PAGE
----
Putting aside the question of nature versus nurture and focusing on the (semi-)recent ruling in New York regarding gay marriage, it is possible to imagine proud parents George Saunders and Philip K. Dick (using Margaret Atwood as a surrogate mother) raising Miles Klee’s Ivyland (OR, 250 pages, $16.00) as their own lovechild. The features of all three great authors (and doting parents) can be found in this first novel: a somewhat dystopic present/future; mandatory and recreational drug abuse; nature gone wild; protagonists prone to accidental violence; shadowy government and corporate agencies; miracles; terrorism; New Jersey.

Mr. Klee, 26, whose prose has appeared on The Awl and in McSweeney’s, Vanity Fair and various other very hip publications (including this one), has tackled—successfully—an oversaturated subject: his generation’s obsession-with-slash-suspicion-of the pharmaceutical industry. (Full disclosure: The writer of this review is familiar with Mr. Klee through New York publishing circles, and once punched him at the Brooklyn bar Last Exit.) The book is set in Ivyland, N.J. (no relation to the real borough of Ivyland, Pa.). Some of this plays out in the grand tradition of science fiction satire: children are required (or advised) by the government (or a pharmaceutical company called Endless) to get a quick, painless procedure—the Van Vetchen operation—which uses a patented brand of anesthetic gas called Hallorex, produced by Endless.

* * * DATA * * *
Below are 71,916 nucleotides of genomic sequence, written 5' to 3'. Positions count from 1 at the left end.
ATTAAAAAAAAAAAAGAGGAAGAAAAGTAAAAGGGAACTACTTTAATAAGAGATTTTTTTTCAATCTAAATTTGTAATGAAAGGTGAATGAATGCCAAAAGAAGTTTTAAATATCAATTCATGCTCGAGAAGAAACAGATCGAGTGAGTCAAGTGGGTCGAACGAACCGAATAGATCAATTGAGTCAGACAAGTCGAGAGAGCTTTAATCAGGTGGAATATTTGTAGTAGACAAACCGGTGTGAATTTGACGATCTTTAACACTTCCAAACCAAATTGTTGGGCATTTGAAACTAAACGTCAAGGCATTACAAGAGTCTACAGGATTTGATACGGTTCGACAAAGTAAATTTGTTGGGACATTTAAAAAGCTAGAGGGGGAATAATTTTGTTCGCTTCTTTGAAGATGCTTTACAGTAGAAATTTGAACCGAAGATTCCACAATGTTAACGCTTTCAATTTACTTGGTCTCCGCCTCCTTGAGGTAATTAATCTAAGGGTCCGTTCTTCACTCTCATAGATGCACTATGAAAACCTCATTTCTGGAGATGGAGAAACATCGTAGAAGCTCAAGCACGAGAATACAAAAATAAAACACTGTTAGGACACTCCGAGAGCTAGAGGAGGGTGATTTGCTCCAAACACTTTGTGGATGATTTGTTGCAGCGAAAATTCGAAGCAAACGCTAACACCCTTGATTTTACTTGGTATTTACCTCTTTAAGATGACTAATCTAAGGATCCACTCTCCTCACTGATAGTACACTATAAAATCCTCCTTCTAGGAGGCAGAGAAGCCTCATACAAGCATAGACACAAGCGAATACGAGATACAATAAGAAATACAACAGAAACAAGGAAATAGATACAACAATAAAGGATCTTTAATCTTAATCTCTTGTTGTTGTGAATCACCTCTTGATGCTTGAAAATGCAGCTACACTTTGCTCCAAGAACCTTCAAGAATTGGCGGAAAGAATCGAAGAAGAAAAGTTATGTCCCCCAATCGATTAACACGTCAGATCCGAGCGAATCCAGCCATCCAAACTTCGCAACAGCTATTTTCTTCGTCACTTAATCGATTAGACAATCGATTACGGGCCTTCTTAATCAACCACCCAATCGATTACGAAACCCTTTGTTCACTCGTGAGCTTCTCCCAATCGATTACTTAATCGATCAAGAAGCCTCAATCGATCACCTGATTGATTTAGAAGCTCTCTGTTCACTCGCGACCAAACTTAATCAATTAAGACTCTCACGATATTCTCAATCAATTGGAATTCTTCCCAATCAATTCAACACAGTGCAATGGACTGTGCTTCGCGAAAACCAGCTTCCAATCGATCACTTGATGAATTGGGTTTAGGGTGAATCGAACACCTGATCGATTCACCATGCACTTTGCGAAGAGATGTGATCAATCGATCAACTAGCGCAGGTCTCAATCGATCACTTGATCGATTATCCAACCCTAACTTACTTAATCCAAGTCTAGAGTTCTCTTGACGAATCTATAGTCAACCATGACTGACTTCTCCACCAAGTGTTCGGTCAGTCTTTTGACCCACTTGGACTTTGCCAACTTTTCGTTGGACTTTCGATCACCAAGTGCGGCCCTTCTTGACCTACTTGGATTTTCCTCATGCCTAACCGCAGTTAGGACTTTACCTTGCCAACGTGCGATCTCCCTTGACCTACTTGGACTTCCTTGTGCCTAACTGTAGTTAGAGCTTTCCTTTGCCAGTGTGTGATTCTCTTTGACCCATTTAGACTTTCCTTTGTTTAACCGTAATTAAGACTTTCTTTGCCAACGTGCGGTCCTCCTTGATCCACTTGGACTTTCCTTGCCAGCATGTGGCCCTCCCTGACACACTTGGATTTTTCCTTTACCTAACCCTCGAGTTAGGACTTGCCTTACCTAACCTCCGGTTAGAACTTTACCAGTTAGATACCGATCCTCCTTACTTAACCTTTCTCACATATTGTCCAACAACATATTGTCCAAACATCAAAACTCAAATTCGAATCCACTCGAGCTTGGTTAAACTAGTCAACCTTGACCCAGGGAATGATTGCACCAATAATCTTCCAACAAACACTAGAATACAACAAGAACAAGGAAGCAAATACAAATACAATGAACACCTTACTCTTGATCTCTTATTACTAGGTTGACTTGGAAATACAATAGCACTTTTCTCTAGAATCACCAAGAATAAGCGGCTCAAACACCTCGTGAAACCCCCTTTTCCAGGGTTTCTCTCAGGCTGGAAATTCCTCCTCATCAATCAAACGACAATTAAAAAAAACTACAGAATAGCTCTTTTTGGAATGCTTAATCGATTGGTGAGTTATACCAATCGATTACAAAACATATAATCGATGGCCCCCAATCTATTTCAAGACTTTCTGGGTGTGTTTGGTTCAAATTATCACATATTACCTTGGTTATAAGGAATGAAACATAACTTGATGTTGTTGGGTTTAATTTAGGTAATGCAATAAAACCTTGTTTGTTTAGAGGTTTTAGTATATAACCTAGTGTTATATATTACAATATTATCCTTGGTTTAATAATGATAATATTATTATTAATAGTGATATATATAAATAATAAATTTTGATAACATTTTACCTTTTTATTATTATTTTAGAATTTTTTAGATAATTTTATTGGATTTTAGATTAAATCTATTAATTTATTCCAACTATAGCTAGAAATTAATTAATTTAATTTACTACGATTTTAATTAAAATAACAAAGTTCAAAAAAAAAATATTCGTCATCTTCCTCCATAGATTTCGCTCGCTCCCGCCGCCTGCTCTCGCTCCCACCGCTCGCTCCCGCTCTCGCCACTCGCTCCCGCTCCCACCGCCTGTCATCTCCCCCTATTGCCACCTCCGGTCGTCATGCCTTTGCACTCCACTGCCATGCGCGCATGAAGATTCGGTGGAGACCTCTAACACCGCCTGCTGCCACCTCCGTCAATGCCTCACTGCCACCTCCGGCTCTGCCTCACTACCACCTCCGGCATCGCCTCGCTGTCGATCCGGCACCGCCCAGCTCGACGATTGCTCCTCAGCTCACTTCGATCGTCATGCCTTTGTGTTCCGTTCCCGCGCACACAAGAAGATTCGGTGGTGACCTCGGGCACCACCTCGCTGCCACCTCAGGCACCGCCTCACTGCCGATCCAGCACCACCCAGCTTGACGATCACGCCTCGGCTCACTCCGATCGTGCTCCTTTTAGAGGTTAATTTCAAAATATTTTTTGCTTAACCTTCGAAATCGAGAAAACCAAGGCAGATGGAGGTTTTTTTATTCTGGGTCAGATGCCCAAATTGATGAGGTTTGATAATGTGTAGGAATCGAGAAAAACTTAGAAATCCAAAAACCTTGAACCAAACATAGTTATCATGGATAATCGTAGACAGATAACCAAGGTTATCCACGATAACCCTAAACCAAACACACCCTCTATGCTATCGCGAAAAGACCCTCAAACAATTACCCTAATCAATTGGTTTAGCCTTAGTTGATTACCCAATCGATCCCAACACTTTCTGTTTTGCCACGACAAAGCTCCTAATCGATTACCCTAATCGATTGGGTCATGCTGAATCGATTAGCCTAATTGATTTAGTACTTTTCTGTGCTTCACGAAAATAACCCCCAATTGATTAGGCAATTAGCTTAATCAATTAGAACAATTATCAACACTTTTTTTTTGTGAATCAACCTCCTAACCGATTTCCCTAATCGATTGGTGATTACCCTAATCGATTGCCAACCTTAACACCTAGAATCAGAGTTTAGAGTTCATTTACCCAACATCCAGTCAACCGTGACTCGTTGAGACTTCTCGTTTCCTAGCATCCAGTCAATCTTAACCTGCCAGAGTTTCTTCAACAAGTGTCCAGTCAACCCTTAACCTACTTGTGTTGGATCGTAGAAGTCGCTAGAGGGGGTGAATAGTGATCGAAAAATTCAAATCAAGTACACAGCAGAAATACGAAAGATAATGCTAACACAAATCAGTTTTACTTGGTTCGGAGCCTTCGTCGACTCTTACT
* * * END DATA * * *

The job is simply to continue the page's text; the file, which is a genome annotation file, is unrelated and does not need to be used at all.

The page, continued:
Read the full article in The New York Observer

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